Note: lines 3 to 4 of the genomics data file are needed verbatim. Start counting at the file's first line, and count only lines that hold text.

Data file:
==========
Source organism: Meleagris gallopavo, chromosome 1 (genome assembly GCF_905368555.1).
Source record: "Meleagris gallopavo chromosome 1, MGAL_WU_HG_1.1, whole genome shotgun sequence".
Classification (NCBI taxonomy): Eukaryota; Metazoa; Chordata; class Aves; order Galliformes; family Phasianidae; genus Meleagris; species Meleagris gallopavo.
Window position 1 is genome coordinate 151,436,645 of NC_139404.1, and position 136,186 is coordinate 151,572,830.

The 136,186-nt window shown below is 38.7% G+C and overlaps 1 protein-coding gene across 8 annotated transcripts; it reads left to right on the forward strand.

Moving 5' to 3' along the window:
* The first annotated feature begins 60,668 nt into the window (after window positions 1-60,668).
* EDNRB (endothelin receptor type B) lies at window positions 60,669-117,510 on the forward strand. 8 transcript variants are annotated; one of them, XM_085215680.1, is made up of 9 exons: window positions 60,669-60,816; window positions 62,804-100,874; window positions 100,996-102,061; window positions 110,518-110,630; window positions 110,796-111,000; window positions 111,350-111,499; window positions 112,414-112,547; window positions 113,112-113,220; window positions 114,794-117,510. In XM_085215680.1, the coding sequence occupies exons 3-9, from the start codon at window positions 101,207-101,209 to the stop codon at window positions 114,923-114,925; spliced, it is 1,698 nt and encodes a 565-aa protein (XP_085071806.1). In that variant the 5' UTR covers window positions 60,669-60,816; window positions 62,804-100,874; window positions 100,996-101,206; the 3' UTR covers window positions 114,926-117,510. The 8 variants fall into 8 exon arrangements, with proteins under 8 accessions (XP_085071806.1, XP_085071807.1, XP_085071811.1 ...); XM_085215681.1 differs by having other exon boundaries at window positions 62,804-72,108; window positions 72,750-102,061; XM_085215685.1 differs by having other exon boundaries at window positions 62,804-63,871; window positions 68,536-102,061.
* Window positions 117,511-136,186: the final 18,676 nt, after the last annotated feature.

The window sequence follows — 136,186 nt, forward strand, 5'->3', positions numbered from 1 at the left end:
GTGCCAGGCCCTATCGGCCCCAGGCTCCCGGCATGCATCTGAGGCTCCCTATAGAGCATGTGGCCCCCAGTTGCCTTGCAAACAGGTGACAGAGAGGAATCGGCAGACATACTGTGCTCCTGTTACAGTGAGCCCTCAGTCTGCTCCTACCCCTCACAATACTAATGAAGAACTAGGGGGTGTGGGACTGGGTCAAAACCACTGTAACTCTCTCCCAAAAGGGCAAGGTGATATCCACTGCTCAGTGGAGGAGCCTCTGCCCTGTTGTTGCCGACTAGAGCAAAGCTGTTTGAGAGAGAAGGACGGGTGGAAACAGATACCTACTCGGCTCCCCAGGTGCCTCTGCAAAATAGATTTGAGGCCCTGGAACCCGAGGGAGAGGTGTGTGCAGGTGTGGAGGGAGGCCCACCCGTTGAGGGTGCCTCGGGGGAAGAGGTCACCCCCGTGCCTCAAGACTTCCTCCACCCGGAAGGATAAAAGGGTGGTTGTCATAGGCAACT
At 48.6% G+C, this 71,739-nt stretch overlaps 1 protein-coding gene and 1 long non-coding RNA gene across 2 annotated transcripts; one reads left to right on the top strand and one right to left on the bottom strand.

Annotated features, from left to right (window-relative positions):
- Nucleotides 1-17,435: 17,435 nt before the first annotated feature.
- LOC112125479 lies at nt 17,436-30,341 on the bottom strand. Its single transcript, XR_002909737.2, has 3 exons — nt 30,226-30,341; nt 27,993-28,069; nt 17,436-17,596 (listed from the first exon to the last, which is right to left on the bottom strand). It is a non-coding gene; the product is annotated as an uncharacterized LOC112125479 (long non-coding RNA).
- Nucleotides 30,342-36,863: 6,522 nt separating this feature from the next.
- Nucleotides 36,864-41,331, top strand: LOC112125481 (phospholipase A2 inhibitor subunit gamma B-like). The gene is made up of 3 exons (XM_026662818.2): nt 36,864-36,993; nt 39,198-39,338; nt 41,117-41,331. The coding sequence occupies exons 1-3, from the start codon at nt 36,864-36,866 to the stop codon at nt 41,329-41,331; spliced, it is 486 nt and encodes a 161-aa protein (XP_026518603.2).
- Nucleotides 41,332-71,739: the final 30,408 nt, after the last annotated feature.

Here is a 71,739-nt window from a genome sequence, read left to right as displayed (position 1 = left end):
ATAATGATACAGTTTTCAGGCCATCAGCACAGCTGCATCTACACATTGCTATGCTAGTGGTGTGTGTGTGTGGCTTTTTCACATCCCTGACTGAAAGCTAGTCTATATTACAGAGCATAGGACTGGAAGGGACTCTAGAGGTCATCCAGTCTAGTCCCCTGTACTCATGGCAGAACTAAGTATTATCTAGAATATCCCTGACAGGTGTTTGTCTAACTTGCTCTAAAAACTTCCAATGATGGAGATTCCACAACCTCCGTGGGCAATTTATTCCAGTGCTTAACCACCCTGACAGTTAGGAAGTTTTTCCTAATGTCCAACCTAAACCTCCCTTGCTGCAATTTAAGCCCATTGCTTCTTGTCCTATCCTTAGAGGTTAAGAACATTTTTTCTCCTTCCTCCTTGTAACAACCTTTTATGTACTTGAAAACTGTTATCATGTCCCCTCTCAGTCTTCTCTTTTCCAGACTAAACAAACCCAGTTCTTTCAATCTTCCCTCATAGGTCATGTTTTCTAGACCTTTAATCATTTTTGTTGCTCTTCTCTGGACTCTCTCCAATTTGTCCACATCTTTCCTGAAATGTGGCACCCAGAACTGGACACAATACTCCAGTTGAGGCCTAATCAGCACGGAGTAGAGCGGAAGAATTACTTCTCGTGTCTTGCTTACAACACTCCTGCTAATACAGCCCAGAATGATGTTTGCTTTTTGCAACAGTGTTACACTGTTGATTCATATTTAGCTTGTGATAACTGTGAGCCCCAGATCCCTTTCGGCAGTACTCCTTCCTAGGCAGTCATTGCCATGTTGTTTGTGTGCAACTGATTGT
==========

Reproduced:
Classification (NCBI taxonomy): Eukaryota; Metazoa; Chordata; class Aves; order Galliformes; family Phasianidae; genus Meleagris; species Meleagris gallopavo.
Window position 1 is genome coordinate 151,436,645 of NC_139404.1, and position 136,186 is coordinate 151,572,830.